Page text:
To be clear, under Florida law there’s no such thing as a separate legal entity known as an “estate.” If you want to sue, get paid from, or transfer property to an “estate,” all of that needs to happen via a court-appointed personal representative (“PR”). You’d be surprised how often this basic point gets overlooked (see here, here).
In the De La Riva case linked below, the 4th DCA provided this short summary of the law as applied to cases where you’re trying to sue an estate:
“[I]t is well-settled that ‘an “[e]state” is not an entity that can be a party to litigation. It is the personal representative of the estate, in a representative capacity, that is the proper party.'” Spradley v. Spradley, 213 So. 3d 1042, 1045 (Fla. 2d DCA 2017) (quoting Ganske v. Spence, 129 S.W.3d 701, 704 n.1 (Tex. App. 2004)). “[O]nly when the proper party is in existence may it then be properly served and substituted ….” Stern v. Horwitz, 249 So. 3d 688, 691 (Fla. 2d DCA 2018) (citations omitted) (emphasis added).
De La Riva v. Chavez, — So.3d —-, 2020 WL 5372283 (Fla. 4th DCA September 09, 2020):
In this case the challenge for plaintiff’s counsel was that the defendant’s estate was dragging its feet on getting a PR appointed. After months of waiting and still no PR, plaintiff’s counsel simply amended his complaint to name a fictitious “John Doe” as PR for the estate. This may have seemed like a clever workaround, but as a matter of law it “nullified the subsequent proceedings,” including plaintiff’s proposal for settlement under F.S. 768.79.
After a failed settlement attempt and a great result at trial, plaintiff’s counsel tried to collect fees from the defendant pursuant to F.S. 768.79. Not so fast said the 4th DCA. You can’t sue a “fictitious” PR called “John Doe” and simply go about your business. No PR means “no fees for you,” so saith the 4th DCA:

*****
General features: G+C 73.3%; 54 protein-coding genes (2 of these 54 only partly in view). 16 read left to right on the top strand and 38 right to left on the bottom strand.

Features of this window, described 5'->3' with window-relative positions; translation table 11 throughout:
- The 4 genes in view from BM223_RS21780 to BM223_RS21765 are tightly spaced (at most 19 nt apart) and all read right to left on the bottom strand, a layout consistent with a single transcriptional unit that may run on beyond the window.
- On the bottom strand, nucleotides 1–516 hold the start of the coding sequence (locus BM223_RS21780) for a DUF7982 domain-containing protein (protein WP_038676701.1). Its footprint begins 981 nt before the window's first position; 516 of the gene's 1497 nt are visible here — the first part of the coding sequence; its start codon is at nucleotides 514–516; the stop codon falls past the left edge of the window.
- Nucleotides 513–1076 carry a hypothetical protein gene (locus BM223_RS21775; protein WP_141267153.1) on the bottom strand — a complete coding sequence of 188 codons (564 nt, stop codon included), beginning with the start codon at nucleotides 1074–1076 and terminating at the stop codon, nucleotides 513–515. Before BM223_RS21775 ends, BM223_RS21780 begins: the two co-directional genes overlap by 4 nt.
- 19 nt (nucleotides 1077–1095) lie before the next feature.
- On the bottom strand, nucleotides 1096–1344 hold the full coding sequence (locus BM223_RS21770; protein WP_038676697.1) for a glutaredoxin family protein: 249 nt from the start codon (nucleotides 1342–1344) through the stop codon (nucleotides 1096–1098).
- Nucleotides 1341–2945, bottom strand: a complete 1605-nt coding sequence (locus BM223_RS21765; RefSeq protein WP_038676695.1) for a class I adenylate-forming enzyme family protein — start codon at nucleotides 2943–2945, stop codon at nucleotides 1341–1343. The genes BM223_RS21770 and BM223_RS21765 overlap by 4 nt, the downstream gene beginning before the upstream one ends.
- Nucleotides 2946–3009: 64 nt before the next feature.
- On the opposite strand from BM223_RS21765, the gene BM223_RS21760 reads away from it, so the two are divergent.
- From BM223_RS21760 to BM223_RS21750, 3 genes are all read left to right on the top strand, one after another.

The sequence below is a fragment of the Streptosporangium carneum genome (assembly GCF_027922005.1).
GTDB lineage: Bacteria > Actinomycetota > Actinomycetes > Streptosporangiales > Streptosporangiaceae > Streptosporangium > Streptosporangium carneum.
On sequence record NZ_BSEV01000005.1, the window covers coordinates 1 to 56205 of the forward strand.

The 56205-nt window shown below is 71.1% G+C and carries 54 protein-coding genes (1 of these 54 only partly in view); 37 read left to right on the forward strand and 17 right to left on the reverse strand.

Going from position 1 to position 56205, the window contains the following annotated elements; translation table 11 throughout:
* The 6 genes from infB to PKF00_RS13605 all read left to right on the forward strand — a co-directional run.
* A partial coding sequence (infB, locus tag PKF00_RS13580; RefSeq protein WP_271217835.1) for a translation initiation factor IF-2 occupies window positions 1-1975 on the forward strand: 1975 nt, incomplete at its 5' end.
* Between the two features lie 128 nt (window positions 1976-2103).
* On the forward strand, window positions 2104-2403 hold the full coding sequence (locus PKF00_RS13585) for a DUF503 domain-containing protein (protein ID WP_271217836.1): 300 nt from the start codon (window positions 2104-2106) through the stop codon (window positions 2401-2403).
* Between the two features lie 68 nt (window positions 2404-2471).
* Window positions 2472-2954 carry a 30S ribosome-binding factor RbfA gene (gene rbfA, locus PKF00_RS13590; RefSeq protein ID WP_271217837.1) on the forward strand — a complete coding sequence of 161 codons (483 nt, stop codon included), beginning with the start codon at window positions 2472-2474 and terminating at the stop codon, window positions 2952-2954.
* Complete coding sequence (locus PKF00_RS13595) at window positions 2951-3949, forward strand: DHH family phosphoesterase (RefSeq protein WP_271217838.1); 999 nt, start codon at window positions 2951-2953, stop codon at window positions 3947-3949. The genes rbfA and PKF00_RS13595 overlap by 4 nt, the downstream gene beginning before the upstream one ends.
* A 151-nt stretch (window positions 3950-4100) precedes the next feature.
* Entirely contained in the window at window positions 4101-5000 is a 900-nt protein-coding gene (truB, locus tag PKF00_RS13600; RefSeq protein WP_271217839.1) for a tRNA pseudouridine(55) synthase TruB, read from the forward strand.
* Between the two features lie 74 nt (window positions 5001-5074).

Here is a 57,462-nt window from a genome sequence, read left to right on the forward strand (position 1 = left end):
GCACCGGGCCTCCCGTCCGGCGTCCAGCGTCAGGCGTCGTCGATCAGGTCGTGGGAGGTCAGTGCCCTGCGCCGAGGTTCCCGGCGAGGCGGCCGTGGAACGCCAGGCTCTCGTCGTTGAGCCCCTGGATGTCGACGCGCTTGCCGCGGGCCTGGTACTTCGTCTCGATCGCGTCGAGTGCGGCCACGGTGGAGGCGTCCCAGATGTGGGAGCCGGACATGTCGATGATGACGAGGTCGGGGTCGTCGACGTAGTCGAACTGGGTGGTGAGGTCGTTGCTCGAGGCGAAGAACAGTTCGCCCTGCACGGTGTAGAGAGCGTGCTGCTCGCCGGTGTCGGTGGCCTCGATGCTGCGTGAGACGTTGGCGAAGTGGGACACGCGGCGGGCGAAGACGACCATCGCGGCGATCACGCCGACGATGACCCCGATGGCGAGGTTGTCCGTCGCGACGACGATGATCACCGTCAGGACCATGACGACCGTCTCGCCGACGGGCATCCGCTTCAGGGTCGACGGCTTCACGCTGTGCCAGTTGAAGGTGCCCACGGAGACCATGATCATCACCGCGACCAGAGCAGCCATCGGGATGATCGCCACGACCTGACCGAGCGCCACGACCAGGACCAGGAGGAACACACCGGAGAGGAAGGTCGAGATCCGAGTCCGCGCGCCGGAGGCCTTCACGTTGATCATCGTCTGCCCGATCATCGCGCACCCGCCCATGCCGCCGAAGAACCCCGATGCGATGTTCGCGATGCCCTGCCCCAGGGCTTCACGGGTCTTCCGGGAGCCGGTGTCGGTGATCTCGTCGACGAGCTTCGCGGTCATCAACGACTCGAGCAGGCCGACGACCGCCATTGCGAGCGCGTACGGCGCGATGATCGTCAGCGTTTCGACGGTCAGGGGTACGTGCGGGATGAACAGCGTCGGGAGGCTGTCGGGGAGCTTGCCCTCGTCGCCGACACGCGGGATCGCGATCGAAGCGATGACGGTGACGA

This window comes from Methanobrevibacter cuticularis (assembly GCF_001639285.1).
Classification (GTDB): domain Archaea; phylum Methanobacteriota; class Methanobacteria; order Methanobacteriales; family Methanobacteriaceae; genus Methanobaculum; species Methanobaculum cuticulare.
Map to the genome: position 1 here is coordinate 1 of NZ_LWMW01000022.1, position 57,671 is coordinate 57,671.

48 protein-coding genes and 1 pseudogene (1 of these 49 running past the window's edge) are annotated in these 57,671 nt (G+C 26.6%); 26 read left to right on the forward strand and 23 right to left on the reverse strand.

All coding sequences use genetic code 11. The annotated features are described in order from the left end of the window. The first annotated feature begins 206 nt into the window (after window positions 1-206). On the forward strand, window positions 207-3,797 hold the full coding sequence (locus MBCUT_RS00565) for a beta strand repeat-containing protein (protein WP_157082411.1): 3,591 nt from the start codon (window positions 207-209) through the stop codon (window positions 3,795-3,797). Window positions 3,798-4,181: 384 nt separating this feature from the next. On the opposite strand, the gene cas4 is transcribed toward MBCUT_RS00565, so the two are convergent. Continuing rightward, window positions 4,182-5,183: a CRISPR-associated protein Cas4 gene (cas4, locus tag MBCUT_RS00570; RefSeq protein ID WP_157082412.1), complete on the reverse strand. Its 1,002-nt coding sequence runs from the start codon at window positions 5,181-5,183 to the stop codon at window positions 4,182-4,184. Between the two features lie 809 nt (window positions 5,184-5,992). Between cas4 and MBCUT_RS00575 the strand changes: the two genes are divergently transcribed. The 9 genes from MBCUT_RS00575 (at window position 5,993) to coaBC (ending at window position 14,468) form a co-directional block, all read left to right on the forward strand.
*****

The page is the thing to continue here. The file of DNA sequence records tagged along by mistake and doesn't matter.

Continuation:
“If an indispens[a]ble party to an action dies, ‘the action abates until the deceased party’s estate, or other appropriate legal representative, has been substituted pursuant to [R]ule 1.260(a)(1).'” Schaeffler, 38 So. 3d at 799 (quoting Cope v. Waugh, 627 So. 2d 136, 136 (Fla. 1st DCA 1993)). Moreover, the “[f]ailure to substitute the proper representative or guardian nullifies subsequent proceedings.” Id. at 800; see also Ballard v. Wood, 863 So. 2d 1246, 1249 (Fla. 5th DCA 2004) (finding that a failure to substitute pursuant to Rule 1.260(a)(1) nullified the subsequent proceedings). …
Here, Plaintiff initially complied with the procedures of Rule 1.260(a)(1) by contacting opposing counsel and requesting information regarding the opening of the decedent’s estate. See Vera v. Adeland, 881 So. 2d 707, 710 (Fla. 3d DCA 2004). Error occurred, however, when Plaintiff elected to actively continue the litigation, pursuant to his complaint filed against the fictitious “John Doe,” commenced when no estate had been opened and no personal representative appointed. See In re Marriage of Kirby, 280 So. 3d 98, 100 (Fla. 4th DCA 2019); Adeland, 881 So. 2d at 710 (“If no estate has been opened, then another appropriate representative, such as a guardian ad litem, will need to be substituted.”); see also Mattick v. Lisch, ––– So.3d ––––, 43 Fla. L. Weekly D2467 (Fla. 2d DCA Nov. 2, 2018). Proper procedure required the abatement of the proceedings until such time as a personal representative of the estate could be (and actually had been) substituted as party defendant and served with the complaint. See In re Marriage of Kirby, 280 So. 3d at 100.